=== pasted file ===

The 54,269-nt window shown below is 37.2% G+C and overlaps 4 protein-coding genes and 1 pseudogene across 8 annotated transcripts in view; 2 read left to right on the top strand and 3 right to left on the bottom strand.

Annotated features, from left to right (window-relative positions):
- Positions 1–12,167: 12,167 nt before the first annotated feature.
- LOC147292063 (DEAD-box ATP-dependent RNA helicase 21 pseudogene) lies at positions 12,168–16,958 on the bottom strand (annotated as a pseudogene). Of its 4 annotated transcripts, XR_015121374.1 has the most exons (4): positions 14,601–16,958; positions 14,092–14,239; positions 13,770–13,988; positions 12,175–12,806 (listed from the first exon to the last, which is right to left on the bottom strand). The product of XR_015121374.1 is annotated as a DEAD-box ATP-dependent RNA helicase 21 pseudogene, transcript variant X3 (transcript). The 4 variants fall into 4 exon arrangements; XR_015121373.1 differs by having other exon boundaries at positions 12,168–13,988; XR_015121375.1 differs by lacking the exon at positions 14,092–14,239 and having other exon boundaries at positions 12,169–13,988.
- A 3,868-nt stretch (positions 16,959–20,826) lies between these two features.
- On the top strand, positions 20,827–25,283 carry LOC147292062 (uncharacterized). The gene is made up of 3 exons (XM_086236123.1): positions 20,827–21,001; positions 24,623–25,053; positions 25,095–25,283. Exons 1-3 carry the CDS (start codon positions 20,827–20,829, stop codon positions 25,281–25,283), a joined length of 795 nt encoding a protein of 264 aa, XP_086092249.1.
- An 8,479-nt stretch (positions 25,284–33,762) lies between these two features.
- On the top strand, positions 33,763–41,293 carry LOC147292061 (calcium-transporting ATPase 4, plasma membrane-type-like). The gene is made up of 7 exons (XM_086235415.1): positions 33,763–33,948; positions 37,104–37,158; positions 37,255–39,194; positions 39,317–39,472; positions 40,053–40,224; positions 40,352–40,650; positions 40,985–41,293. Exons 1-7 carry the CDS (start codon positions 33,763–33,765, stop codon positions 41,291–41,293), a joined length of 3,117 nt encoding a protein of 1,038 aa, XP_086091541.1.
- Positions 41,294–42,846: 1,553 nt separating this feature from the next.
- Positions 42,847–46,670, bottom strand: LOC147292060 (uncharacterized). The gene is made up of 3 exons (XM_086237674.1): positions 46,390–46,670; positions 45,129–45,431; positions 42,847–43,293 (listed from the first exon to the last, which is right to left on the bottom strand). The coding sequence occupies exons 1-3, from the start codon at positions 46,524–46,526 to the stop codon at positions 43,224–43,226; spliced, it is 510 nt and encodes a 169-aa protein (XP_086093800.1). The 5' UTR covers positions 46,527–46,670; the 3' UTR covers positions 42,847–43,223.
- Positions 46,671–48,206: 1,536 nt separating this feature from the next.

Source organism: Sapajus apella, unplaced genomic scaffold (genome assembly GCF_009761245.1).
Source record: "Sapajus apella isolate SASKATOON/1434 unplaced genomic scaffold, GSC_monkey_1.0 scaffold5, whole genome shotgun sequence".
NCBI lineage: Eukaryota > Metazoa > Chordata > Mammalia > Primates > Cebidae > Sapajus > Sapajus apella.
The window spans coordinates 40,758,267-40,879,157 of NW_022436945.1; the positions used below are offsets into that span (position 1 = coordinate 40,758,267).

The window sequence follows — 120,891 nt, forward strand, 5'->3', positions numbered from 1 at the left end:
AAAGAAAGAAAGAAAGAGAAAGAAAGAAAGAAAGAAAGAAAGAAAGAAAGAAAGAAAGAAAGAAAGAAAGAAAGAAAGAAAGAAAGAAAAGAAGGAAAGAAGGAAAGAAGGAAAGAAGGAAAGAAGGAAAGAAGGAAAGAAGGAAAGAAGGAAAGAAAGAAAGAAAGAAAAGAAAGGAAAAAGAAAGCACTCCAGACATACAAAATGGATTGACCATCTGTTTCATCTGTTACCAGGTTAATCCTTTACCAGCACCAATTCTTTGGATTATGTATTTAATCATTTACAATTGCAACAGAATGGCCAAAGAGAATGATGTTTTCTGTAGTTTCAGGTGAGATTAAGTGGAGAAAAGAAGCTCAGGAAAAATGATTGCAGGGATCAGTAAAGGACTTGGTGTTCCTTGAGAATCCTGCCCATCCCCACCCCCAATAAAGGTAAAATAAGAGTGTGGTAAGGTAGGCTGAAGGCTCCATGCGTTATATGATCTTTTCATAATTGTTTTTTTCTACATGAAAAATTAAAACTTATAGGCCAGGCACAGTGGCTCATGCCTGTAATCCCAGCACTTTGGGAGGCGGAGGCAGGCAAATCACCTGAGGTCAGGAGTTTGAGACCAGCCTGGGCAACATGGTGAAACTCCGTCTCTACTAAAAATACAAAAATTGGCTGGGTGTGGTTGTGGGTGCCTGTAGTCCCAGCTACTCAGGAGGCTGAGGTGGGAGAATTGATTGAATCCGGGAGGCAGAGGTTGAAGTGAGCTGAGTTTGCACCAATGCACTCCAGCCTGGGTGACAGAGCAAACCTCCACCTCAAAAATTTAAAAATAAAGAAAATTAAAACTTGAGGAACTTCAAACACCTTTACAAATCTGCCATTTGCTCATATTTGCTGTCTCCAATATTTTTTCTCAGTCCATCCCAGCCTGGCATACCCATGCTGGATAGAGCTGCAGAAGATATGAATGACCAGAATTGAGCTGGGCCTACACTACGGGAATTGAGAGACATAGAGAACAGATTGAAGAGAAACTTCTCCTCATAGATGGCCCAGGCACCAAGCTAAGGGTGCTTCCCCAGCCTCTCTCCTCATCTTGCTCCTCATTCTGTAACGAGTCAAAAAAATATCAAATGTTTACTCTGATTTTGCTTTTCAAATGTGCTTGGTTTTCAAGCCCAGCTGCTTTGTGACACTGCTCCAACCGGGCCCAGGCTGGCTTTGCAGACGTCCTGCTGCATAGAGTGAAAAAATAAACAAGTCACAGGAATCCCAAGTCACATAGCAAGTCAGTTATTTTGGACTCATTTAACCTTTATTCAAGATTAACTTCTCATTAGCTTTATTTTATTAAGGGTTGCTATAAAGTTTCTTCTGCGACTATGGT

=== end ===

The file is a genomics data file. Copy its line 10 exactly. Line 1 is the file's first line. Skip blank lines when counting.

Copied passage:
- Positions 42,847–46,670, bottom strand: LOC147292060 (uncharacterized). The gene is made up of 3 exons (XM_086237674.1): positions 46,390–46,670; positions 45,129–45,431; positions 42,847–43,293 (listed from the first exon to the last, which is right to left on the bottom strand). The coding sequence occupies exons 1-3, from the start codon at positions 46,524–46,526 to the stop codon at positions 43,224–43,226; spliced, it is 510 nt and encodes a 169-aa protein (XP_086093800.1). The 5' UTR covers positions 46,527–46,670; the 3' UTR covers positions 42,847–43,223.